Here’s what you need to know about negative gearing and managing your rental property in Australia.
Interested to know about managing your rental property? Steve Douglas from SMATS Group explains more.
Since the 2019 Federal Election, there has been much confusion about negative gearing in Australia when the Labour Party ran a policy to abolish it. After losing the election, and largely due to public backlash against its removal, there have been no changes to the current law around it.
What is negative gearing?
Negative gearing is the sensible investment practice of having interest costs of borrowing higher than the net annual income of the asset, which is typically property. In Australia, if interest and expenses are more than rent, the balance is claimable as a tax deduction. Ideally, the asset will eventually produce enough money to cover the costs. The reason people employ negative gearing is because the short-term losses can be beneficial to the owner’s tax bill in certain instances.
It is important to note that negative gearing should only be undertaken when there is a genuine belief that asset value growth will be more than the annual shortfall. Meaning? The overall investment is still profitable. The tax benefits of negative gearing are a consequence of good investment decisions and should not be the main driver.
What about rental property?
Traditionally, borrowing interest rates have been much more than rental in Australia. It was therefore easy to generate an annual tax loss and claim it as a deduction. Rental property in Australia can expect to earn approximately 2.5 percent per annum of net rental (after holding costs).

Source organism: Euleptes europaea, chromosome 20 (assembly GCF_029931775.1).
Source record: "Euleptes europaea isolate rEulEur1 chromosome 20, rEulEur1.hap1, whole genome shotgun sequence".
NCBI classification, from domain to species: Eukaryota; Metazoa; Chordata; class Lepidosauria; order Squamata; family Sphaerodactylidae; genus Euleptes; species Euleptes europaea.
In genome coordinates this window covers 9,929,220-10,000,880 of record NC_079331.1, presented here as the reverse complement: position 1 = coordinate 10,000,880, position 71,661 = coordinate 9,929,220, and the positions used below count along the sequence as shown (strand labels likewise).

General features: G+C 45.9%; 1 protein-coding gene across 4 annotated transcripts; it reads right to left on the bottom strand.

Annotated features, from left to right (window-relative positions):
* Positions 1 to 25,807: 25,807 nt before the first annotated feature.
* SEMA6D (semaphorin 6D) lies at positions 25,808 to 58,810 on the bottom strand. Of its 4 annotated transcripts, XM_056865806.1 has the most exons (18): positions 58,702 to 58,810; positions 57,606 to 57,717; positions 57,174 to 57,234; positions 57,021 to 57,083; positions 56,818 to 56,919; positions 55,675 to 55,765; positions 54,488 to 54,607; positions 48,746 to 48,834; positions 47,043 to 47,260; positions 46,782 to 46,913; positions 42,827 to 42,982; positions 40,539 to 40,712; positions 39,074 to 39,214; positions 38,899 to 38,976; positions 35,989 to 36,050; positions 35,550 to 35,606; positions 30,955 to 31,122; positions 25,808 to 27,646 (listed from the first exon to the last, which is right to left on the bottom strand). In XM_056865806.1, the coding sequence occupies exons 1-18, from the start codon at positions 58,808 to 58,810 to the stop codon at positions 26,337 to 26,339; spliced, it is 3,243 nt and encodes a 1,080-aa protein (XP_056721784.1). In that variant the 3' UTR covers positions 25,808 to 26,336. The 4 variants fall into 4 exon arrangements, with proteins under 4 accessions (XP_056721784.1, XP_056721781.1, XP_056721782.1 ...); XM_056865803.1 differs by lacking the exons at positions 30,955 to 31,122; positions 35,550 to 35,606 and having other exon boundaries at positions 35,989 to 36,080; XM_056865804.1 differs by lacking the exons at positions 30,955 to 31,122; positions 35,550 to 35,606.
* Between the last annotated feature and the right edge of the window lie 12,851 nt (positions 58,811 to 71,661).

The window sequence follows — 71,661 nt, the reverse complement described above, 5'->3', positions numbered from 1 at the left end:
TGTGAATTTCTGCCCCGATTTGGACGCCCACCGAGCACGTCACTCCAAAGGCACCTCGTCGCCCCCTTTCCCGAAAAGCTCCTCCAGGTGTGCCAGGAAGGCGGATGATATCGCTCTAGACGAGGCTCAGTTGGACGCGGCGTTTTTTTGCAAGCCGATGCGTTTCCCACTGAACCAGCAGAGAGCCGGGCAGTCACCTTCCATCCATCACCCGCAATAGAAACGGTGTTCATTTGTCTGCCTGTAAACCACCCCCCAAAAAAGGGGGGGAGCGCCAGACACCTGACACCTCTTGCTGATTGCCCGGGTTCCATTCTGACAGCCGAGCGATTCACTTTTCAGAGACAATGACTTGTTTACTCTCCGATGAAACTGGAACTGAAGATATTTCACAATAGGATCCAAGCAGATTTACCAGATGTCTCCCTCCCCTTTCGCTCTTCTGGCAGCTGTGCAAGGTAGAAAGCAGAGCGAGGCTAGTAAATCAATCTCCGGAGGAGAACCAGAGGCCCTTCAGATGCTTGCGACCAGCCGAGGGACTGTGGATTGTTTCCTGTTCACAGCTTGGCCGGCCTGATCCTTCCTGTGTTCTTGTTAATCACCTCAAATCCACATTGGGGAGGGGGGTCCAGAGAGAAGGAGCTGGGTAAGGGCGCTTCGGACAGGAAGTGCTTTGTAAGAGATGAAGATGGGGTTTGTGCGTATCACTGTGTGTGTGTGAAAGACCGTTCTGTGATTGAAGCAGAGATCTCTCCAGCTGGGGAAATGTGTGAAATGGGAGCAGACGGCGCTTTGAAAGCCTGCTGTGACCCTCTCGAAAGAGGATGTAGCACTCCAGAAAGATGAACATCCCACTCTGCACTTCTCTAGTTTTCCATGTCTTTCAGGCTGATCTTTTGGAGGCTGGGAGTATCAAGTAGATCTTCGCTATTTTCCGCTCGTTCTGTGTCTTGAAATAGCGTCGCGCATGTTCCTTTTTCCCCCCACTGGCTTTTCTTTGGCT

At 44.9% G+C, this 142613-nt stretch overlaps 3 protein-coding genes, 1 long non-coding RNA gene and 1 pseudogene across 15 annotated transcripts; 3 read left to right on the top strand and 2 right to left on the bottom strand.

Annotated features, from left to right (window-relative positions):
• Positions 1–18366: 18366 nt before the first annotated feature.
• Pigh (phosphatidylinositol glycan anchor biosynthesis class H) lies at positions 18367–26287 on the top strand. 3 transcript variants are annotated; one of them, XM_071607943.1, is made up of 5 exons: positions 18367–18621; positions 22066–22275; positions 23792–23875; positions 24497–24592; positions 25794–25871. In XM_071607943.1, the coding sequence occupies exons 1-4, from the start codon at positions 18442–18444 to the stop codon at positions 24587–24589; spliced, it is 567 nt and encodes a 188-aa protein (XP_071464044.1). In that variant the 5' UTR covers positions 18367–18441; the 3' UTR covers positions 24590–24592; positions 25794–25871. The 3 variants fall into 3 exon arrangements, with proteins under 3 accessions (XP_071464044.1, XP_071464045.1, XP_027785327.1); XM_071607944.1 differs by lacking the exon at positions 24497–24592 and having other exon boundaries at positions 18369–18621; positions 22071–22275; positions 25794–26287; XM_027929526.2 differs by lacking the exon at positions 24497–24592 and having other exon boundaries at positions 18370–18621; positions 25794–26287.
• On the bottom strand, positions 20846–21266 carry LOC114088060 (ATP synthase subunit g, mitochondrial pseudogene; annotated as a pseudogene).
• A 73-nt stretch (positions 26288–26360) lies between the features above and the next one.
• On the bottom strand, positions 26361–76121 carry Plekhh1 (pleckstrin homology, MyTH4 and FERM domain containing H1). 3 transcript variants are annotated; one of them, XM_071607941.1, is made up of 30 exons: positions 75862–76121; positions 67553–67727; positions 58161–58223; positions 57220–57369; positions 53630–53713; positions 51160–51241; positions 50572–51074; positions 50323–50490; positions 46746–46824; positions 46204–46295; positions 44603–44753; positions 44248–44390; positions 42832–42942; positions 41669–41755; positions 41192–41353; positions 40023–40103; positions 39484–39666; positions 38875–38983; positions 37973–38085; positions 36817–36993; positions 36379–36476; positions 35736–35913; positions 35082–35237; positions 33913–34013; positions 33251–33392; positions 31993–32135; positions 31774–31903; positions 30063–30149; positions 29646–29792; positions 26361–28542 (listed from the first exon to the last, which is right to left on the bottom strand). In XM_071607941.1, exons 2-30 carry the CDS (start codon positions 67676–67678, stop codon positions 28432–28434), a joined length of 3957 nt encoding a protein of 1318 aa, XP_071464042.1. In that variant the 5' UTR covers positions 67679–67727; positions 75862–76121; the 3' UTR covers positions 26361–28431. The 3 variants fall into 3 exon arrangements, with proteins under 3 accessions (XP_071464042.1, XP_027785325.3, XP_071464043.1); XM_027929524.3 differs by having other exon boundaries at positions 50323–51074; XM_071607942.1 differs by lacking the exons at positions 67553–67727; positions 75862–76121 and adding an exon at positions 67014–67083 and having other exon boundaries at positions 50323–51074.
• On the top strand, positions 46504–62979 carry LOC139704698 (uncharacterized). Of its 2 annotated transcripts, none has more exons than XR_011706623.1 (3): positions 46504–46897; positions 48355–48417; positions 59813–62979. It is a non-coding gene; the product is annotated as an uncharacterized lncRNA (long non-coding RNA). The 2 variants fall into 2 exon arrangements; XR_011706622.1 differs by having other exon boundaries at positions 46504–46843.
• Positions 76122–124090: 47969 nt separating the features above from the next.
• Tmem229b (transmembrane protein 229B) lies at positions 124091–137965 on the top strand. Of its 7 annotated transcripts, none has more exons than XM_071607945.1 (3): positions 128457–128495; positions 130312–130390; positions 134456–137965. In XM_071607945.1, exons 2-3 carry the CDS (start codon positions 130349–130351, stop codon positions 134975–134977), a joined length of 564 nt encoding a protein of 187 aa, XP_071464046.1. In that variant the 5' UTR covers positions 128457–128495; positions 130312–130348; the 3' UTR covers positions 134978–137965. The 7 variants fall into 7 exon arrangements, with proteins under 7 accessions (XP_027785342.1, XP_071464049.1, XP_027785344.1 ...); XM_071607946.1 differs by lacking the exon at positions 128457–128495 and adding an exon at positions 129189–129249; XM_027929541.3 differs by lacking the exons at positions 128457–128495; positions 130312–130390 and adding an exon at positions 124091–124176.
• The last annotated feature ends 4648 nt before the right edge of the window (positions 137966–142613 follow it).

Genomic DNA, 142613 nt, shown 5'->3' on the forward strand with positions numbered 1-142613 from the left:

And how does negative gearing work on property rental? If someone borrows a loan on 80 percent of the property value at interest rates of 5 percent, that is an equivalent of 4 percent of the property value. After taking off the 2 percent net rental, an annual tax cost after interest of approximately 1.5 percent would result. If your property was worth AUD $500,000, this would mean a holding cost of $7,500 (1.5 percent after tax cost) and this is the negative gearing tax claim you would be entitled to at prevailing personal tax rates of 32.5 percent to 45 percent (excluding Medicare Levy), hence a tax refund or savings of many thousands of dollars.
With interest rates now closer to 3 percent, the same 80 percent loan would have a cost of 2.4 percent against the net rental of 2.5 percent – so indeed the property is no longer negatively geared, but positively geared (more income than expenses and interest). As such, buyers would not be generating a tax deduction but now potentially paying tax on the positive net rental.
Which is better?
Being positively or negatively geared is not a bad thing either way. The important thing: With the property you buy, have faith in its ability to generate consistent rental, cover as much interest as possible and its real potential in increasing value for the future.
“Australia continues to prove itself as a reliable and safe property market, providing continued confidence to invest.”
Steve Douglas is the Co-Founder and Managing Director of Australasian Taxation Services (ATS). ATS provides specialist taxation services for anyone looking to invest in Australian property, including Australian expatriates living overseas. Areas of specialisation include the Australian taxation aspects of property investment, as well as expatriate and migration planning.
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